Pubdate: Fri, 15 Aug 2014
Source: Winnipeg Free Press (CN MB)
Copyright: 2014 Winnipeg Free Press
Author: Tamsyn Burgmann
Page: A16
Cited: R. v. Smith:


Top B.C. court allows non-smoked forms

VANCOUVER - British Columbia's highest court is green-lighting medical
marijuana in everything from oils and cookies to teas in a ruling that
finds federal health laws limiting weed consumption to the dried
variety are unconstitutional.

The B.C. Appeal Court released its 2-1 decision on Thursday stating
medical-marijuana-access regulations infringe on the charter rights of
people requiring other forms of cannabis to treat illnesses.

The ruling upheld a decision by a lower-court judge over the case of
Owen Smith, a Victoria man who was charged in 2009 with possession for
trafficking of THC - marijuana's active compound - while working as
head baker for the Cannabis Buyers Club of Canada.

Smith challenged the law by arguing some patients want to consume
their marijuana medicine in butters, brownies, cookies and teas,
claiming the right to administer the drug in other forms is

His lawyer Kirk Tousaw, who also represents other medical
marijuana-related litigants, said his client is pleased the court will
allow patients to decide what mode of ingestion works best for their
particular symptoms and conditions.

"How many people out there really think that a critically and
chronically ill member of their family shouldn't be entitled to eat a
medical-marijuana cookie if that relieves their pain?" Tousaw said in
an interview.

"We're talking about the right of patients to find some relief from
their very serious symptoms and conditions. It's about time our
government stop wasting our money trying to prevent people from doing

The Appeal Court ruled its judgment may be suspended for one year in
order to allow Parliament time to amend the regulations to ensure they
are constitutional.

The Crown appealed the decision from the B.C. Supreme Court where the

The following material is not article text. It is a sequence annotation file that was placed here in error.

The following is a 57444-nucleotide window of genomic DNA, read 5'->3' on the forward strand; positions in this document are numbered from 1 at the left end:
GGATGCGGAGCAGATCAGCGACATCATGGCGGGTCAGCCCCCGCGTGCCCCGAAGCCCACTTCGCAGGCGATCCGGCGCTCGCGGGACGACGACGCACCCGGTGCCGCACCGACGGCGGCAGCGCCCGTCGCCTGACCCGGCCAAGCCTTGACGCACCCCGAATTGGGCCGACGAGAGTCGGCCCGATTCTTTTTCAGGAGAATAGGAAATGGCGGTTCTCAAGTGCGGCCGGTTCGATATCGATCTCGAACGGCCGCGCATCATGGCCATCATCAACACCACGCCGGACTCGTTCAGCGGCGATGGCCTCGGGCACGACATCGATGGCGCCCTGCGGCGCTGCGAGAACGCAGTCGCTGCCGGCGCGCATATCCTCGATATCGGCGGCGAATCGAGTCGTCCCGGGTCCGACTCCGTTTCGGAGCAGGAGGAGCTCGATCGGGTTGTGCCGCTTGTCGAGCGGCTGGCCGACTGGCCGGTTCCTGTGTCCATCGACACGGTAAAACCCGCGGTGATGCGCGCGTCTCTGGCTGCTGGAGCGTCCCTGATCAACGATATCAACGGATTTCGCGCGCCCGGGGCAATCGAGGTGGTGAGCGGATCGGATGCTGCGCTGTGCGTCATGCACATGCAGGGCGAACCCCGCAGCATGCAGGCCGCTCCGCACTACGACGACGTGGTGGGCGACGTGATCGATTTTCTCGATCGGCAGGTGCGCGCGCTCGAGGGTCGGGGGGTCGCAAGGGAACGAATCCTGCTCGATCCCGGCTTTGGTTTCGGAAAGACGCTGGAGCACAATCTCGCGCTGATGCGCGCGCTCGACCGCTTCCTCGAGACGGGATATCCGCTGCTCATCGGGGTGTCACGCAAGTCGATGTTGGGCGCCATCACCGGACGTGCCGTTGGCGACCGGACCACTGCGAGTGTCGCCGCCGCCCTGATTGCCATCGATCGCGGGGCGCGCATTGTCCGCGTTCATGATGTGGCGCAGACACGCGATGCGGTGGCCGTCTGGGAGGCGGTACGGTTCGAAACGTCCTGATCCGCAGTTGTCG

judge there ordered the word "dried" and the definition of "dried
marijuana" to be deleted from the regulations.

The Appeal Court judges agreed with the lower-court judge in amending
the legislation, saying that was a job for Parliament.

Both Smith and the Crown have the right to appeal to the Supreme Court
of Canada, but neither has yet decided whether to do so.

Health Minister Rona Ambrose was not available for an interview. The
ministry said it was reviewing the decision and considering its options.

Tousaw said he's hoping the ruling prompts the federal government to
reevaluate its policies. But he noted a potential obstacle will be the
fact the decision centres on a regulation scheme that no longer
exists, rather than its new, commercial revision.

Scores of lawsuits have been filed challenging the federal
government's attempted overhaul of the system that took effect in
April and limits marijuana production to licensed commercial growers.

While more than 200 lawsuits filed via an online legal kit have been
put on hold, an ongoing Federal Court case is expected to be heard in
February of next year.

The judge had issued an injunction allowing many patients to
temporarily grow pot at home.

This latest ruling may bolster the other cases, Tousaw

Smith, who did not have a medical marijuana card, was arrested while
in the process of cooking up pot medicine. His lawyer said he had
expertise in turning dried marijuana into salves, oils and baked
goods, knowing the precise amounts of the drug to use and the best
process for making "effective and safe" products.
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